Question of the Month #10: Rejuvenation for calcification amelioration?

Posted by Michael Rae on April 30, 2015 | Chief Science Officer's Team

Q: A lot of tissues, including notably the arteries, develop calcium deposits with age. Isn’t this also an important kind of aging damage? Don’t you need to develop a new rejuvenation biotechnology to remove it from our tissues?

A: To answer the question, we first need to disaggregate (no pun intended) the general category of “calcification.” There are quite a few tissues that calcify to some degree in most or all aging people, and the reasons why this occurs and the nature of the structural disruption it causes are quite distinct depending on the tissue. In fact, even looking at just the arteries, there are several different kinds of “arterial calcification,” including calcification connected with atherosclerotic plaque and calcification of the fibrils of elastin protein that loan the arteries their elasticity.

It's unlikely that all of these are true aging damage, but it's quite plausible that at least some of them are. The key question is whether each of these calcified deposits are really an intrinsically more or less irreversible change, or if like many other things that go wrong in aging they're sufficiently dependent on other, primary age-related changes that they would revert to the healthy norm if the original insult were resolved. In the former case, we would indeed need to develop rejuvenation biotechnologies to remove them. But it seems likely that some forms of age-related tissue calcification occur and are sustained by the effects of other forms of aging damage or the body’s responses to them – things like oxidative stress caused by accumulation of cells that have been taken over by mutant mitochondria, or the inflammatory secretions of senescent cells. If calcification is driven and perpetuated by the effects of other, primary kinds of aging damage, then all we will really have to do is remove or repair the original aging damage, and the downstream calcification will resolve itself “for free” (or the body’s natural repair and maintenance machinery will do it for us).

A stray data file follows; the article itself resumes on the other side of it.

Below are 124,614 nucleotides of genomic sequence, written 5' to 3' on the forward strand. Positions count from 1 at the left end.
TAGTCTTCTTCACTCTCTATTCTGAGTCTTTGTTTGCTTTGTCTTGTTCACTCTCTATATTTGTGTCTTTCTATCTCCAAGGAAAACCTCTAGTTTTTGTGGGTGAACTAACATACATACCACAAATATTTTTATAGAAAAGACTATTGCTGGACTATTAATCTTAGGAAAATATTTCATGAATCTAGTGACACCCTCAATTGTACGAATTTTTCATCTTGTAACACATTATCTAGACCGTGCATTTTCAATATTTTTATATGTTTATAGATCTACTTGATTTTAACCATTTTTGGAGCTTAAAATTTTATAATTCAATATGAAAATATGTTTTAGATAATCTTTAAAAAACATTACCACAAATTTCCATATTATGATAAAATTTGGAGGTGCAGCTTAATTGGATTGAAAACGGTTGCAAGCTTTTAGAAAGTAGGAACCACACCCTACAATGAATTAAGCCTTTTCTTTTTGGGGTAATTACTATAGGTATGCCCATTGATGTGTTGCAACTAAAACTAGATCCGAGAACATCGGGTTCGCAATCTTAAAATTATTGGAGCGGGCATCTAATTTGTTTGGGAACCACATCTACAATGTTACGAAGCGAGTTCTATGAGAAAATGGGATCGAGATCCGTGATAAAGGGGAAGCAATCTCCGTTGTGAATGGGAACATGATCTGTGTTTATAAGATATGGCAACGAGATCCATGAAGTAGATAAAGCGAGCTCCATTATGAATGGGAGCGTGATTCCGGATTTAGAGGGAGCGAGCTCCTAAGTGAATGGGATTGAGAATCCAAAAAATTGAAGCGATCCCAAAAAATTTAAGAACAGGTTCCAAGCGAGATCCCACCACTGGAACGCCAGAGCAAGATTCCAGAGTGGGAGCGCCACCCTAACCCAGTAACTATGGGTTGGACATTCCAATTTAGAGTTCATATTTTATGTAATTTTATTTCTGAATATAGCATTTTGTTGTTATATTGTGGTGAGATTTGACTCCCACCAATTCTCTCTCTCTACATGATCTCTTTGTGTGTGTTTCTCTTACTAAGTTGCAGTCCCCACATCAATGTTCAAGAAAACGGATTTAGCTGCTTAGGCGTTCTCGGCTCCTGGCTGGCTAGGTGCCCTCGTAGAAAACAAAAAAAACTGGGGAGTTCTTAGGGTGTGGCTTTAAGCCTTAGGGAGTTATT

The more well-understood form of arterial calcification, for instance, is pretty clearly a secondary effect of local atherosclerotic lesions, and driven by inflammation. Once we clear the oxidized cholesterol products from atherosclerotic foam cells and allow them to egress, the body’s wound-healing response will cease to play its perverse role in perpetuating and complicating the lesion but will instead begin resolving and repairing the damage wrought in the artery wall. Under those conditions, the calcium deposits may well simply dissolve, or resolve as local cells are no longer being pushed (as they often are in atherosclerotic lesions) into adopting behaviors that closer resemble those of bone-forming cells.

Ultimately, barring strong evidence coming in one way or the other, the best policy is to remain agnostic about such cases, and focus precious research investments on those therapies that target the clearly-identified, recalcitrant cellular and molecular damage of aging. Like many types of secondary damage, other forms of tissue calcification may similarly become a non-issue once we’ve taken care of the core damage driving degenerative aging. If this turns out to be the case, calcification-specific rejuvenation biotechnologies will not be necessary.